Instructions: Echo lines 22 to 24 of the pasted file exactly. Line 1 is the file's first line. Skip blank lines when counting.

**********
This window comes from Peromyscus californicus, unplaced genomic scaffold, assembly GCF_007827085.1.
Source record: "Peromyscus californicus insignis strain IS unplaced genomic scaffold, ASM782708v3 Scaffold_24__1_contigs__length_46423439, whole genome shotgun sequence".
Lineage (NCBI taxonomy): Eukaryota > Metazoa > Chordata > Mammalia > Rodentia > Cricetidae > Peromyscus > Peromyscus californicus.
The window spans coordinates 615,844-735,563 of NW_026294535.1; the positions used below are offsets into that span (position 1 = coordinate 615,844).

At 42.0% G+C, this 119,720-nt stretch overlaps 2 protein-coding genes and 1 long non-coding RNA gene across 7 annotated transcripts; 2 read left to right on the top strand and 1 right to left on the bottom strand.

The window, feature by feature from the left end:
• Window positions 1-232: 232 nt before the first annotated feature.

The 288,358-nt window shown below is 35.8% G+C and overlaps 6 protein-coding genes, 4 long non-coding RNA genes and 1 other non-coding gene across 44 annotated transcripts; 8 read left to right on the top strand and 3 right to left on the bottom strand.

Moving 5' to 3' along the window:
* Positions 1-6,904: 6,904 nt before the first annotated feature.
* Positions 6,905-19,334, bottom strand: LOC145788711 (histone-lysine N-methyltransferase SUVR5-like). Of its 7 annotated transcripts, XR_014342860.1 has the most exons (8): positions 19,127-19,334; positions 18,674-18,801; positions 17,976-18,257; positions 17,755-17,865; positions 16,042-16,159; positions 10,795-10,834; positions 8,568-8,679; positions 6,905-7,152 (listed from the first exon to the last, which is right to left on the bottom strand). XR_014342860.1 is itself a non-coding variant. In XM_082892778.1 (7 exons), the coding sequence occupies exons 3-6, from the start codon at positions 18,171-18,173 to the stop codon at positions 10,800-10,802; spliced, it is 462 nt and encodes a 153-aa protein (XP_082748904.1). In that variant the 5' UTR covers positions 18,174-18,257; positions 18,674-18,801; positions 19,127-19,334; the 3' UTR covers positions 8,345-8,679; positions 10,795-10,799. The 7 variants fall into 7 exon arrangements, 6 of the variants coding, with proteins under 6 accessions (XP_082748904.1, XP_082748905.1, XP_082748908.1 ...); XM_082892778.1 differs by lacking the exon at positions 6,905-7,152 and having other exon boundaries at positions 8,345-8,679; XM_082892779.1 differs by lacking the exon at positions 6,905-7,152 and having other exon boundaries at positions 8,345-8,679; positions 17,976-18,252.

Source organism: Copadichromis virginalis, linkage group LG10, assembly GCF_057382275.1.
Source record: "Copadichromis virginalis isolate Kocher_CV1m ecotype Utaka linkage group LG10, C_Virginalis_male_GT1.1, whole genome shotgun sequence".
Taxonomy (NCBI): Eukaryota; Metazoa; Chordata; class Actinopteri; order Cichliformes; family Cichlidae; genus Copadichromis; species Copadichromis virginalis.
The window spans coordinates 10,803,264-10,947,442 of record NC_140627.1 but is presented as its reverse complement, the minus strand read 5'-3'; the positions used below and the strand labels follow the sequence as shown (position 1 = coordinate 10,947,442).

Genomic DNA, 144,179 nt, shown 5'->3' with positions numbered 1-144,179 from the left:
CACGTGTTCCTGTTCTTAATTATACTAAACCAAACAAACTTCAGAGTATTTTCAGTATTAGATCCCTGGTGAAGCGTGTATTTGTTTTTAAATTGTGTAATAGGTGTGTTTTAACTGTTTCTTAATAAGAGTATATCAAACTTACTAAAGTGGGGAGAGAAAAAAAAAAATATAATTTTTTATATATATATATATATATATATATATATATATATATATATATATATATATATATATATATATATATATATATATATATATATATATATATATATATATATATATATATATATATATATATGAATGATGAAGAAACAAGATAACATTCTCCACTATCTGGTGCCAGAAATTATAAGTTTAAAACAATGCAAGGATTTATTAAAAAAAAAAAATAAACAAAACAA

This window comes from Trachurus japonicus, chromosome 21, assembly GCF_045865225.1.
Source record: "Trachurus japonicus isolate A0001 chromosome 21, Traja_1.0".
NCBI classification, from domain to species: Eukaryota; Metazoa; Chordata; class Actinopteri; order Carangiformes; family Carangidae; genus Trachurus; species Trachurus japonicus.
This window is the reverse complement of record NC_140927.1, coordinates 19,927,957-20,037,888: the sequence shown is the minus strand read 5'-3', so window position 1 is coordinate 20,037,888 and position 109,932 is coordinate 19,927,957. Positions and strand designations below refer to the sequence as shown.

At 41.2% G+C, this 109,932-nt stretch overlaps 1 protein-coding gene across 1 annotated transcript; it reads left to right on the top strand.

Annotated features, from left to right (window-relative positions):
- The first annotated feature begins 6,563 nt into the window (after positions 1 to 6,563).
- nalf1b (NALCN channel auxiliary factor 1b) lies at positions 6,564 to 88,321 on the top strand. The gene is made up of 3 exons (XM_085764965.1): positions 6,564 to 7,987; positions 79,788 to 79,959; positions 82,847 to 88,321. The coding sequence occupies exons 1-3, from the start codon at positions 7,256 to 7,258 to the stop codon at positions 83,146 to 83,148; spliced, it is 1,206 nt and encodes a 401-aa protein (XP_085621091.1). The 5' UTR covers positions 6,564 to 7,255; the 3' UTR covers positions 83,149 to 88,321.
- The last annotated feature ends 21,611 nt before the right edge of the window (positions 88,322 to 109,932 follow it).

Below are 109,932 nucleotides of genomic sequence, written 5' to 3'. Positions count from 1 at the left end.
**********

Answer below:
At 41.2% G+C, this 109,932-nt stretch overlaps 1 protein-coding gene across 1 annotated transcript; it reads left to right on the top strand.

Annotated features, from left to right (window-relative positions):
- The first annotated feature begins 6,563 nt into the window (after positions 1 to 6,563).